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The case against Big Brother at work Add to ...

Computers have revolutionized employee productivity, but they have also revolutionized ways in which employees can, ahem, be less productive or even counter-productive. E-mail, for example, eases communications but also enables the spreading of malicious gossip or the sharing of company secrets.

What's a boss to do?

Software allows employers to track what their employees are doing right down to the keystroke. Products such as SpyAgent, NetVizor and WebWatcher can detect pornography websites or online gambling.

"There are some really valid, good reasons why employers want to use monitoring," said Andrea Raso Amer, a Vancouver-based partner with the law firm Fraser Milner Casgrain LLP. Employers need to protect security and propriety of information, she said, and they should be able to prevent or investigate possible criminal activities.

But monitoring can also cause more problems than it solves, say employment privacy experts. Ms. Raso Amer advises companies to draft a written policy about such snooping and have employees sign off on it at least once a year. That's because court and quasi-judicial rulings across Canada have granted workers "some amount of privacy in the workplace."

It's still a grey area, and one in which the courts "have not given us a definitive answer," said Ms. Raso Amer.

WebWatcher, a product made by Awareness Technologies of Los Angeles, tracks e-mails, website searches, online usage and more. WebWatcher is designed for consumers, although it might be suitable for mom-and-pop businesses, said Awareness chief executive officer Brad Miller. For larger companies, his firm offers a more sophisticated product called InterGuard.

Companies "have a right to protect their personal intellectual property," said Mr. Miller, who grew up in Montreal and Toronto before moving to the U.S. during high school. His company's software can also block access to websites, such as Facebook, or e-mail addresses. Features can be turned on and off and calibrated for individual employees.

A big concern of employee monitoring of any kind is its effect on staff morale, said Claude Balthazard, the privacy officer for the Human Resources Professionals Association (HRPA), which represents 20,000 HR professionals in Ontario.

"In some businesses more surveillance is merely understood, and in some it would sort of backfire on you," Mr. Balthazard said. "That means basically you're not trusting employees."

Many employers have thus made peace with knowing that employees will conduct a bit of Internet shopping at work, he said. In that way, personal computer use is no different than personal phone use or chatting around the water cooler.

A recent survey of HRPA members and readers of its newsletter found that more than 60 per cent of respondents have at least some concern about the time employees spend on social media websites during work hours. Other results:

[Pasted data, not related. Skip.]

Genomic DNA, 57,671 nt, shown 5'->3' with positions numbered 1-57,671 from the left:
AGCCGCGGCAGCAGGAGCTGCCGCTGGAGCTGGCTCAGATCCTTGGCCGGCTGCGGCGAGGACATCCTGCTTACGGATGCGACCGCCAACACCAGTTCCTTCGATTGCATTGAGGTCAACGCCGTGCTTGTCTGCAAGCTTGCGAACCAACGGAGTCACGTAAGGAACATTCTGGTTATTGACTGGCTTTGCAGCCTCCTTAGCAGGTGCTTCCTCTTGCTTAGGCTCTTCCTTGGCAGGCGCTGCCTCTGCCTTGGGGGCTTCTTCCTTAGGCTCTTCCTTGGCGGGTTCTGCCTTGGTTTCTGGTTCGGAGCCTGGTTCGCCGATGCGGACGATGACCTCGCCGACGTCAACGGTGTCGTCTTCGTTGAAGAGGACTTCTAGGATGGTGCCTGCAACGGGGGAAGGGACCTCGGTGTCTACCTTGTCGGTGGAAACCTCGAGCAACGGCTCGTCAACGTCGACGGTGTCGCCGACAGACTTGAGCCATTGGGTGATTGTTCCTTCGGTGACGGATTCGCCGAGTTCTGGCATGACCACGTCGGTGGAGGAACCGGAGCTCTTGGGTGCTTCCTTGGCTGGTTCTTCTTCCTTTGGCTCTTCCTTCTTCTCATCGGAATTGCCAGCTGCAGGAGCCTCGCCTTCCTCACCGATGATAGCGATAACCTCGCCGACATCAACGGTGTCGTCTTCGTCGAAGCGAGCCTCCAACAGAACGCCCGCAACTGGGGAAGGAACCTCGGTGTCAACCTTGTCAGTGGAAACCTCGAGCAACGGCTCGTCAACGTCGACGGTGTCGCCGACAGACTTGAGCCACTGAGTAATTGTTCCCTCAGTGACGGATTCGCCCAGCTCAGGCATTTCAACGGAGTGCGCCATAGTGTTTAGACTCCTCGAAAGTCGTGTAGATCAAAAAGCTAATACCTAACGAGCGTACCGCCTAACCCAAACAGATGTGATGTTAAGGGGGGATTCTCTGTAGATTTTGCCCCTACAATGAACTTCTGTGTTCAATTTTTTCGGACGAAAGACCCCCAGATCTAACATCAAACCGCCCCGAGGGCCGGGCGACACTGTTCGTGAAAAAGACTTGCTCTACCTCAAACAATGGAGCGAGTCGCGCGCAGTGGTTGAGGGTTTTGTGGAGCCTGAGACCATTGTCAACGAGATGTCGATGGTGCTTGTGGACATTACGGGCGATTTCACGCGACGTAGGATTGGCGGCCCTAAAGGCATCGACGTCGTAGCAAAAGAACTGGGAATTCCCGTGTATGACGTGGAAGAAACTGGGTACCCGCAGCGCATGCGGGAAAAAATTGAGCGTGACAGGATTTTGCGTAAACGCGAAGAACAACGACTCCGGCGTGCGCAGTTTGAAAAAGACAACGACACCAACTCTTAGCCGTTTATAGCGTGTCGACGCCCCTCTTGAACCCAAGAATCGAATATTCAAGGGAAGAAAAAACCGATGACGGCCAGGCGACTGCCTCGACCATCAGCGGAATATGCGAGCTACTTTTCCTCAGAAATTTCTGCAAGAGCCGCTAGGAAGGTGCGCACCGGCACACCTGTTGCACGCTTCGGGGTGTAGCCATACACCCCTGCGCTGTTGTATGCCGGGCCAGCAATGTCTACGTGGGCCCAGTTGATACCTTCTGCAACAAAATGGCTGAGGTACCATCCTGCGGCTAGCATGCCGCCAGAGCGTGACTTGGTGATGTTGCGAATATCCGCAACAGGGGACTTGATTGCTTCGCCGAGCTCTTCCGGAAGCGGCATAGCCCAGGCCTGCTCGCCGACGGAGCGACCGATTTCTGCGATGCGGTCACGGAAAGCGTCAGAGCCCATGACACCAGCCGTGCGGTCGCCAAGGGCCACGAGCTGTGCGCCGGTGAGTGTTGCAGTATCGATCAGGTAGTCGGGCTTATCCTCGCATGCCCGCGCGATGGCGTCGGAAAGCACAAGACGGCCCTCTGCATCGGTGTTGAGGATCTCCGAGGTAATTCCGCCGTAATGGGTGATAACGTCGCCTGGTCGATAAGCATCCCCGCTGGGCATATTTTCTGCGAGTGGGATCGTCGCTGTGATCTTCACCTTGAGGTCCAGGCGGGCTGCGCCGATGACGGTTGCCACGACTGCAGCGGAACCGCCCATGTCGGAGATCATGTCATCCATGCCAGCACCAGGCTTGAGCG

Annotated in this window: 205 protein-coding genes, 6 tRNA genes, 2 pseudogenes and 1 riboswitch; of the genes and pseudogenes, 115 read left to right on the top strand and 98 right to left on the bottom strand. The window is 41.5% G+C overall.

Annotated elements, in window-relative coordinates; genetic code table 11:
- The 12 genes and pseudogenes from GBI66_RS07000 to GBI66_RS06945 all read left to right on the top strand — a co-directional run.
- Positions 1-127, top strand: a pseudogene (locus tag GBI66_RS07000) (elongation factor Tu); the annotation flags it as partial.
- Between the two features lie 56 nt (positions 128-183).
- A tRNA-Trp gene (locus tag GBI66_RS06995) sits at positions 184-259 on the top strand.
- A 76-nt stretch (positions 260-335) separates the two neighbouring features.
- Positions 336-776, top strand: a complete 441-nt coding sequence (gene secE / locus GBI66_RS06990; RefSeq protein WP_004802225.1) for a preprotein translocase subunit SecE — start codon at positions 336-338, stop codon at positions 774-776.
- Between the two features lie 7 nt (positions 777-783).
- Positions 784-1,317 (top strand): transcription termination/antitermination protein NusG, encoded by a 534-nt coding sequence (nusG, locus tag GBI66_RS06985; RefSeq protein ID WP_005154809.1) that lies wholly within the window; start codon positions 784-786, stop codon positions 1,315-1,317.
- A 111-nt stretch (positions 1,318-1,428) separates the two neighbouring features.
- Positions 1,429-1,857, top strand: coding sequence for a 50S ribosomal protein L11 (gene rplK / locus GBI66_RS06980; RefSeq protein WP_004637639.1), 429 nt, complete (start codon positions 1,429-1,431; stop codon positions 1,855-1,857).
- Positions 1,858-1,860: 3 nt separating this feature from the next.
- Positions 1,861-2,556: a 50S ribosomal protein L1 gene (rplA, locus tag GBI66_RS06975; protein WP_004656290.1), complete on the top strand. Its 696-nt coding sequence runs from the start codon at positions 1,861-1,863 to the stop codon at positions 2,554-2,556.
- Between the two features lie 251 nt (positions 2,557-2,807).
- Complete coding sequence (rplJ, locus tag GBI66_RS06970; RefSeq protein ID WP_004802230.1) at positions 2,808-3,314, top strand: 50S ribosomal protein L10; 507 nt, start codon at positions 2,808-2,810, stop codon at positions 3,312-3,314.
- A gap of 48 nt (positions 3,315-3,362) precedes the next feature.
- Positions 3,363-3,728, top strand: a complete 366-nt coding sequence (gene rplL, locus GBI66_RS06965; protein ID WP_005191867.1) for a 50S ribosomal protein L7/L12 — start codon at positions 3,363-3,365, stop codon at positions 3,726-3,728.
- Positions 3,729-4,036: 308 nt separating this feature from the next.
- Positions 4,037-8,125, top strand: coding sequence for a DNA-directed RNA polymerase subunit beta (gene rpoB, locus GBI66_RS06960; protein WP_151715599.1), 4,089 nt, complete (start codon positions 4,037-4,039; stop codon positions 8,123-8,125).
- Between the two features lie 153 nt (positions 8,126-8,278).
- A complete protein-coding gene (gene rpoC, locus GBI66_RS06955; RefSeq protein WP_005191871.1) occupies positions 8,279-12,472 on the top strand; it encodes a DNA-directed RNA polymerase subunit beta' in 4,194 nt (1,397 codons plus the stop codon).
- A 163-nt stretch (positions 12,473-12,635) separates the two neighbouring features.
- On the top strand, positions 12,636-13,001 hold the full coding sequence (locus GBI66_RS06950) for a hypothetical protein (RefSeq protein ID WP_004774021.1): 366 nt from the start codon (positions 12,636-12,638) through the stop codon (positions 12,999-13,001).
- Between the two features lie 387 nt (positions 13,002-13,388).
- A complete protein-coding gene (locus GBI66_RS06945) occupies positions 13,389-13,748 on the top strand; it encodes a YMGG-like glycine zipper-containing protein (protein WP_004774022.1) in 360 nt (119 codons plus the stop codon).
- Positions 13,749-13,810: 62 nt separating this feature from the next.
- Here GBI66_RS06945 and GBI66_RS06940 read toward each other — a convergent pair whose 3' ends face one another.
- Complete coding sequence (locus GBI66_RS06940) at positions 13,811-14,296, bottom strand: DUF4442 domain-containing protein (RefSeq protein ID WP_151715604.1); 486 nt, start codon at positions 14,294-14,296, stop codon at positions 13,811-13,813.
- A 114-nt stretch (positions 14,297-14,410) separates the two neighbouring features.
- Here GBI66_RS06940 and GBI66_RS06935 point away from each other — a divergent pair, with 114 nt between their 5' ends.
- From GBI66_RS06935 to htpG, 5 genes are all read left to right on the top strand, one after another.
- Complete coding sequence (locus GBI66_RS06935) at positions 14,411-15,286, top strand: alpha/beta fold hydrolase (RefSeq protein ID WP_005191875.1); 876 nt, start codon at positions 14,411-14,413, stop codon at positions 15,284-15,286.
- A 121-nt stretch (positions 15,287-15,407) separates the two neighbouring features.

• 55 per cent of companies surveyed monitor employees' Web usage during work hours;
  • 60 per cent of those surveyed have developed a social media policy; and
  • 61 per cent have blocked access to specific websites.

Whether these concerns are warranted is an open question. Use of Facebook, for example, could be skewed by an employee forgetting to log off the site after checking it for a few minutes, said Winnipeg lawyer Brian Bowman of the law firm Pitblado LLP.

"I recognize employers have risks and obligations to manage data," Mr. Bowman said. "But on the other hand, going to a more Big Brother approach isn't the answer. And the privacy commissioner and the courts would agree with that."

One of the big legal tests is "the proportionality perspective." That means the monitoring has to be proportional to the risks. "If you work for a nuclear facility, it's probably more reasonable to have more security than at a corner gas station," Mr. Bowman said.

Workers need to know what is expected of them and they will tend to act accordingly, said Christian Codrington, senior manager of operations for the 5,100-member B.C. Human Resources Management Association.

"Why do you want to catch somebody? Why don't you just tell them you don't want them doing it?" Mr. Codrington said.

While he described unsavoury activities such as surfing for porn as "easy" to deal with, other areas are grey, such as when an employee is using the computer to do outside consulting work when he is supposed to be on the clock with his employer.

On the other hand, computer monitoring can draw attention to gambling or pornography addictions, Mr. Codrington said.

On balance, though, he agrees that secret monitoring of employees seldom has an upside. "If I look at it from a non-financial argument, to covertly monitor and run the risk of being discovered seems to me like a pretty big risk for an employer," Mr. Codrington said.

Legal costs associated with defending a privacy commission inquiry can be substantial, said Ms. Raso Amer. So can the cost of a constructive dismissal suit, she noted, citing the case of a worker who quit her job after learning she had been monitored by a hidden camera. The court found that to be tantamount to wrongful dismissal because the monitoring created a toxic work environment.

"So it's an implied right of my employment contract that you're not going to constantly spy on me," Ms. Raso Amer said.

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